Science / Science & Exploration

  1. Quantum computer performs error-resistant operations with logical qubits

    QuEra gets ready for error correction, runs operations with over 40 logical qubits.

  2. Study: Why a spritz of water before grinding coffee yields less waste, tastier espresso

    "It turns out you can’t cut corners if you want to achieve excellence.”

  3. Daily Telescope: A super-hot jet 1,000 light-years from Earth

    Molecules in the outflows from the young stars are excited by the turbulent conditions.

  4. Man dies on way home from Panera after having three “charged” lemonades

    A large lemonade contains up to 390 mg of caffeine, nearly the FDA's daily safe limit.

  5. Unlocking the secrets of oobleck—strange stuff that’s both liquid and solid

    Scientists tested hypothesis with dense suspensions of piezoelectric nanoparticles.

  6. India reveals that it has returned lunar spacecraft to Earth orbit

    India now credibly has the third most advanced deep-space program in the world.

  7. Daily Telescope: An ancient galaxy behind a veil of dust

    "This thing is a real monster."

  8. Texas sues Pfizer with COVID anti-vax argument that is pure stupid

    Texas Attorney General Ken Paxton struggles with relative vs. absolute risk.

  9. What happens in Vega didn’t stay in Vega, as key rocket parts went missing

    There's a valuable payload riding on the final Vega rocket launch.

  10. IBM releases 1,000+ qubit processor, roadmap to error correction

    Company now expects useful error-corrected qubits by the end of the decade.

  11. New algorithm finds lots of gene-editing enzymes in environmental DNA

    Some are related to DNA-cutting enzymes. Others are a complete mystery.

  12. Roar of cicadas was so loud, it was picked up by fiber-optic cables

    Brood X made itself known in a way that could change how we monitor insect populations.

  1. The Universe in a lab: Testing alternate cosmology using a cloud of atoms

    We can't experiment with the Universe, but we can make something that works like it.

  2. Neptune-sized exoplanet is too big for its host star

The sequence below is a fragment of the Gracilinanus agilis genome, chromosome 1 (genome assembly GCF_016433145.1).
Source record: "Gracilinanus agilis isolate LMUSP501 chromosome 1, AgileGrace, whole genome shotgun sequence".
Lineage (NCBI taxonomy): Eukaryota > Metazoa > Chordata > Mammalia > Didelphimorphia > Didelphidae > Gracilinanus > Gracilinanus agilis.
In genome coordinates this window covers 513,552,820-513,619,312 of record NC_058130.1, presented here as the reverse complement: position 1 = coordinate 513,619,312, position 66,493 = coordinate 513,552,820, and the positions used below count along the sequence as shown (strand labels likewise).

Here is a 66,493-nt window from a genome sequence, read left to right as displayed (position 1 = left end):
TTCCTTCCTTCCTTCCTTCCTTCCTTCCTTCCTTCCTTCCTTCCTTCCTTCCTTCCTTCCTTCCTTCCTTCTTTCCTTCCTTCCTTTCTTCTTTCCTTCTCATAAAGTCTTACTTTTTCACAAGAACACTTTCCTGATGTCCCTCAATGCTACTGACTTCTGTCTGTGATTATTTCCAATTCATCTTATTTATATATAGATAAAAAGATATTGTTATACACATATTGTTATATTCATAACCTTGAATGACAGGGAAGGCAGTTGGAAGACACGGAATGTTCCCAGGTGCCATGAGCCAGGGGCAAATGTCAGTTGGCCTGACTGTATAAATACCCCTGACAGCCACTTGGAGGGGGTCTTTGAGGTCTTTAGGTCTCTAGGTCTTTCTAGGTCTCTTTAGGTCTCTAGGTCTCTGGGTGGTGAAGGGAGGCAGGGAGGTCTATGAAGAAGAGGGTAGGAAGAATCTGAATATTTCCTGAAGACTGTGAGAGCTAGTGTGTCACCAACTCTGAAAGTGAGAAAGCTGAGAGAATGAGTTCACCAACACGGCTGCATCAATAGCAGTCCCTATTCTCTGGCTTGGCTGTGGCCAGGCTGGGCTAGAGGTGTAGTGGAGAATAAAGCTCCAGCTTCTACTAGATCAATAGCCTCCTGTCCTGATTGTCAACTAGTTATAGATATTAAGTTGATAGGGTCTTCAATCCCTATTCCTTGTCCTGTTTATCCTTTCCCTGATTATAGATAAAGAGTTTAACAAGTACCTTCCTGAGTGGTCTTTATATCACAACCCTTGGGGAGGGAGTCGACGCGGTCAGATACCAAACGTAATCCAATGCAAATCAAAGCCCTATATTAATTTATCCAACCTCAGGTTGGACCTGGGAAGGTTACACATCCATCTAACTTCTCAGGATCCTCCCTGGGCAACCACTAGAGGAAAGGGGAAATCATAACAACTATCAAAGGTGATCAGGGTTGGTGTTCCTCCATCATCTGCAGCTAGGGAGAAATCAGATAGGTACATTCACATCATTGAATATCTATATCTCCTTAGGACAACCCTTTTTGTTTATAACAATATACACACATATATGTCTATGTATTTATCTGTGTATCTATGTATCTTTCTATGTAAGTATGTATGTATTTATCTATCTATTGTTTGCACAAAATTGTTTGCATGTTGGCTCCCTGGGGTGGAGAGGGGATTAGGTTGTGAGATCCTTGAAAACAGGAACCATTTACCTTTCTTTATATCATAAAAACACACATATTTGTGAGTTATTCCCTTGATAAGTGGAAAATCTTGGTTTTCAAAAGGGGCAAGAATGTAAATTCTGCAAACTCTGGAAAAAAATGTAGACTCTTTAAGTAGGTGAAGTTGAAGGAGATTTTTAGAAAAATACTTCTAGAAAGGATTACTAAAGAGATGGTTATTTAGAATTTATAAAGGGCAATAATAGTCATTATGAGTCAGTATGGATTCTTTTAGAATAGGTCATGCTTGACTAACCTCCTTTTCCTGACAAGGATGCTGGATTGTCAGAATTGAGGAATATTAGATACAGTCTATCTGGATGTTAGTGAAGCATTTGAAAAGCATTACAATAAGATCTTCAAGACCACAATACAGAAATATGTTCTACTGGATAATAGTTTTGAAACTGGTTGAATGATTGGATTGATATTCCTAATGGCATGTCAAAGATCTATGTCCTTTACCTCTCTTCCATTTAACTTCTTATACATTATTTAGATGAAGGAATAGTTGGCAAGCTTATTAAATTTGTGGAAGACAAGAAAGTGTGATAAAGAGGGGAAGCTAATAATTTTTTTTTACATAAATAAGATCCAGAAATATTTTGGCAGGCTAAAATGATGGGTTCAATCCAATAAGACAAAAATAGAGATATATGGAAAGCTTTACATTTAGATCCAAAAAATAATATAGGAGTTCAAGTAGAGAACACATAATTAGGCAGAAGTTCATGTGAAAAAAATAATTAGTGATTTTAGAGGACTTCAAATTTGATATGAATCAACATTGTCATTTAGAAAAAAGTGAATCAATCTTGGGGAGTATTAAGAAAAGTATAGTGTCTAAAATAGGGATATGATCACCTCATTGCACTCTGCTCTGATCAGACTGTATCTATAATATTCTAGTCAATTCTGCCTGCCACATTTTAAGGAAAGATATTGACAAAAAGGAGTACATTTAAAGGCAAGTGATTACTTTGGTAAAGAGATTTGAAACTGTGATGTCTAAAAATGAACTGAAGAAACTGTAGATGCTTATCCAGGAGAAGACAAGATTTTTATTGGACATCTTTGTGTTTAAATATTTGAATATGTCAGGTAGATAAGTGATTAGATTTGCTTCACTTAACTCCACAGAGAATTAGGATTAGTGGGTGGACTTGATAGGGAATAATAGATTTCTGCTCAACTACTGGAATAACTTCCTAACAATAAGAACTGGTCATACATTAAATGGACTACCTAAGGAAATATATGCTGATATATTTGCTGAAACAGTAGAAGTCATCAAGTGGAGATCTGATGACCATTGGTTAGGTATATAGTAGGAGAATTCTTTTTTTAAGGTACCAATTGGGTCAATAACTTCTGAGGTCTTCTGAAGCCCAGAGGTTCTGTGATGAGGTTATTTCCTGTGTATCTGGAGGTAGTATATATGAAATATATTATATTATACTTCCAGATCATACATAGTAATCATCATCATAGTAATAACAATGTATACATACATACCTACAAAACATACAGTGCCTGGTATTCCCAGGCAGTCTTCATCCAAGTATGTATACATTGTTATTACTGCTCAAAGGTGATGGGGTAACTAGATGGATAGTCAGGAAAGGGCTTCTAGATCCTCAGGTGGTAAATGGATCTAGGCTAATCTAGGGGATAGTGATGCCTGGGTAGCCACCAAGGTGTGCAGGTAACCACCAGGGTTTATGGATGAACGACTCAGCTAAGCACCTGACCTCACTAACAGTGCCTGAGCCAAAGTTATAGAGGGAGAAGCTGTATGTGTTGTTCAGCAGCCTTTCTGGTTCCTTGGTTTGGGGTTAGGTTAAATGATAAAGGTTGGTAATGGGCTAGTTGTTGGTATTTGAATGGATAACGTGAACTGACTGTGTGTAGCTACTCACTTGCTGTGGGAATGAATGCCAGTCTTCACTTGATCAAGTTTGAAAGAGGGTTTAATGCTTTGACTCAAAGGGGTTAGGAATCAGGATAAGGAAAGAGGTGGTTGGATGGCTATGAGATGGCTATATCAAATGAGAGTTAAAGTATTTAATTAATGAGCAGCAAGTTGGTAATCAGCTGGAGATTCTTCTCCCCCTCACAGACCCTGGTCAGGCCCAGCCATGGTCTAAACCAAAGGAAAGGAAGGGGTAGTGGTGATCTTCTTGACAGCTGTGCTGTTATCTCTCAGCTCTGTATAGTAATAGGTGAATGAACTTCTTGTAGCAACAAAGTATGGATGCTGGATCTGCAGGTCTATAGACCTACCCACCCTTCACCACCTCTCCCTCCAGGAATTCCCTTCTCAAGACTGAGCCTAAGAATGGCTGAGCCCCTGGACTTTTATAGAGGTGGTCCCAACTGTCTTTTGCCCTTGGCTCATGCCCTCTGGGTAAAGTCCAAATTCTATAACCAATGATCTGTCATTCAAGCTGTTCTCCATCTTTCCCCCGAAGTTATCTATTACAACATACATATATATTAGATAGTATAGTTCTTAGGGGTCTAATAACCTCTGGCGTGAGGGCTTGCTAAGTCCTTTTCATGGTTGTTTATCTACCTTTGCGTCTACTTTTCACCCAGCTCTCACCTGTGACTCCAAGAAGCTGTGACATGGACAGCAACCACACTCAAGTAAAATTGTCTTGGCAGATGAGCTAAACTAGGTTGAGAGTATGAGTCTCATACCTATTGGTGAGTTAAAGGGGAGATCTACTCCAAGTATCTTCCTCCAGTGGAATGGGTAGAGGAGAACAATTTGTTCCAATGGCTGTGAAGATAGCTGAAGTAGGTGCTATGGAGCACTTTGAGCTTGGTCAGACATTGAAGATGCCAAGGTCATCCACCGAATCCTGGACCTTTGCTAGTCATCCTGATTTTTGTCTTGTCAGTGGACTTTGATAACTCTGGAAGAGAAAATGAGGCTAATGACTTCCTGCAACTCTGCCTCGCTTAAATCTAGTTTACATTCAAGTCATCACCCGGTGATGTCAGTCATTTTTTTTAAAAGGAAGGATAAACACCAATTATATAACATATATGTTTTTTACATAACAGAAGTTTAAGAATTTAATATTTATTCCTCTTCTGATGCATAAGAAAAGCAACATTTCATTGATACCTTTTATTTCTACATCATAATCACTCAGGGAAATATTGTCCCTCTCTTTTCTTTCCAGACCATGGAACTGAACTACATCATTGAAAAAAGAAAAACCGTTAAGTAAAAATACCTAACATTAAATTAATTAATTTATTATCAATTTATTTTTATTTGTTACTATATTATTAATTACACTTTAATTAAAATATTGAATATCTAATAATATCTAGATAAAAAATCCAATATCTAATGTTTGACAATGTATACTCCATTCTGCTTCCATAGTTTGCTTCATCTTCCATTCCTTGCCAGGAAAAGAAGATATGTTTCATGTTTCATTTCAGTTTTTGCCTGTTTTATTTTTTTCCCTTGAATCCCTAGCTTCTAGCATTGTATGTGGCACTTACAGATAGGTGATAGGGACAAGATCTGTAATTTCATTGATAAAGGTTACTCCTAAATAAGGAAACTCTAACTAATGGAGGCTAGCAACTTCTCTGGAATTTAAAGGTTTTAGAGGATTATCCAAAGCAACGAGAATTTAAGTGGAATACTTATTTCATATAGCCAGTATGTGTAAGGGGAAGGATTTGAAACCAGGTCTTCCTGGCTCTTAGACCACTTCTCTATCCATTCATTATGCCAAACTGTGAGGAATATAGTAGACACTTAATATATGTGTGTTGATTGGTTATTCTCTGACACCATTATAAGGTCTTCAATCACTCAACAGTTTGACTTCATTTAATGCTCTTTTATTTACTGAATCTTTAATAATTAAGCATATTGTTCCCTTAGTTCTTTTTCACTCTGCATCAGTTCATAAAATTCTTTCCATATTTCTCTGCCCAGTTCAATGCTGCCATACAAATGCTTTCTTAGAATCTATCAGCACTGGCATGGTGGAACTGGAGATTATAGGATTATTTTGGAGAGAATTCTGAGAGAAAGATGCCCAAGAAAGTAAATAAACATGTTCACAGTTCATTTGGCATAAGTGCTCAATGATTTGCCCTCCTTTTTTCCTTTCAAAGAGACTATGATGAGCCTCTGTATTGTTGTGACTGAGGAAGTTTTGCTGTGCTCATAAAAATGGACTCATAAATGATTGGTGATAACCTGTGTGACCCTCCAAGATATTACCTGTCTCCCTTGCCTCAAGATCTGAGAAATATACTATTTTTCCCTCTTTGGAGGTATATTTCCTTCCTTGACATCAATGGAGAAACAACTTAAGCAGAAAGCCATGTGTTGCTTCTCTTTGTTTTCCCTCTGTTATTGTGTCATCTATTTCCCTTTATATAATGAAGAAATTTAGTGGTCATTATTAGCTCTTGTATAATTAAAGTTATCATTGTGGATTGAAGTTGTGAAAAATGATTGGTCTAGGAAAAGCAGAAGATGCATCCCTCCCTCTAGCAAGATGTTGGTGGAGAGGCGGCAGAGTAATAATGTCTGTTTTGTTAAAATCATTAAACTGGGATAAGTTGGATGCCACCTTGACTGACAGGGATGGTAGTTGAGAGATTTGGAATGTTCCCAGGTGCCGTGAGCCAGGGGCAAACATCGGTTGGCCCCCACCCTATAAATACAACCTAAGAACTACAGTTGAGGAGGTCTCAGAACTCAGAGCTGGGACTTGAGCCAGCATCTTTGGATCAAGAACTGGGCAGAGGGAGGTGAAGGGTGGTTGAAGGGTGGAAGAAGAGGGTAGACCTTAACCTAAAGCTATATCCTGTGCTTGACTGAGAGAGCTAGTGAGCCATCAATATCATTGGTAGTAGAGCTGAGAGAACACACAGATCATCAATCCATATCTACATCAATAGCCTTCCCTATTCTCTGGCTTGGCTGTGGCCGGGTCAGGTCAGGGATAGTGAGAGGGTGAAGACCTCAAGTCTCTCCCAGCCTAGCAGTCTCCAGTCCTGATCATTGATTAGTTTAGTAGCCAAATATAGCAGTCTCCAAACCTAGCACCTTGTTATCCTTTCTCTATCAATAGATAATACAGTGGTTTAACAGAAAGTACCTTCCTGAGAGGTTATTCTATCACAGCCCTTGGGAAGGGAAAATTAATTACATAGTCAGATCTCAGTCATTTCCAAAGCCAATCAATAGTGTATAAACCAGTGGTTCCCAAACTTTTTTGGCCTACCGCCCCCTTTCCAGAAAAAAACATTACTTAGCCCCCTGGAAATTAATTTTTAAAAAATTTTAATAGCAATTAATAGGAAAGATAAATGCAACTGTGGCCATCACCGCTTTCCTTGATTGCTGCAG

Stars this small shouldn't make planets this big.

  3. Severe outbreak tied to cantaloupe sickens 117 in 34 states; half hospitalized

    Back away from your cantaloupe if you don't know the brand, the CDC warns.

  4. Millions of lead pipes would finally be ripped out under proposed EPA rule

    The rule could generate up to $34.8 billion in health benefits each year.

  5. FDA warns chemical company not to mix brake cleaner into hand sanitizer

    It's not the first time the regulatory agency chided the chemical company for this.

  6. Are big international teams leaving creativity out of science?

    Study finds lower impact from widely spread-out teams, but is it cause or effect?

  7. Nikola Tesla’s historic Wardenclyffe lab site at risk after devastating fire

    The crowdfunded Tesla Science Center has launched a new fundraiser to repair the damage.

  8. New type of geothermal power plant powers data centers in the desert

    Pilot plant in Nevada uses tech from fracking to generate power in arid landscape.

  9. A Victorian naturalist traded Aboriginal remains in a scientific quid pro quo

    Morton Allport acquired his specimens through networks and, sometimes, grave-robbing.

  10. Mother plucker: Steel fingers guided by AI pluck weeds rapidly and autonomously

    Robot that uses AI to pull weeds may reduce poisonous herbicide use by 70% for some crops.

  11. Data from NASA’s Webb Telescope backs up ideas on planet formation

    New data confirms the existence of a "snow line" in planet-forming disks.

  12. “Mystery” pneumonia in China is mix of common respiratory germs, WHO says

    Reports caused alarm, but experts say it looks like a post-COVID germ comeback.

  1. Study: The serotine bat uses its super-large penis as an arm when mating

    Further research involves building a "bat porn box" to catch more mating acts on camera.

  2. “Tasmanian Devil” event has the power of hundreds of billions of Suns

    We don't really know what can cause repeated outbursts of this sort.

  3. Complex, volatile coast makes preparing for tsunamis tough in Alaska

    Educating local residents about the risks carries challenges.

  4. The Ars guide to time travel in the movies

    We picked 20 time-travel movies and rated them by scientific logic and entertainment value.

  5. Meet “Amaterasu”: Astronomers detect highest energy cosmic ray since 1991

    The Telescope Array in Utah's West Desert picked up a rare particle with 244 EeV energy.

  6. Join the hunt for the ancient capital of Kush on Lost Cities Revealed with Albert Lin

    Ars chats with the NatGeo explorer about how technology can help strip back layers of time.

  7. Five women got eye syphilis from the same man—raising questions

    The cluster of rare cases suggests a new strain of syphilis may have spread.

  8. Big Pharma fought drug pricing reform with record $7.5M dark money donation

    Dark money group American Action Network spend millions opposing drug pricing reforms.

  9. Daily Telescope: The Milky Way soars above Devil’s Kitchen

    "Along this loop is a set of red rock hoodoos that pop out of seemingly nowhere."

  10. With budget cuts and an aging station, can NASA learn to love a gap in orbit?

    "Personally, I don't think that would be the end of the world."

  11. The infectious disease forecast for Thanksgiving is looking dicey

    Respiratory virus season is in full swing as people ready for family gatherings.

  12. Daily Telescope: A snapshot of 500,000 stars near the center of the galaxy

    Webb reveals the Sagittarius C region of the Milky Way.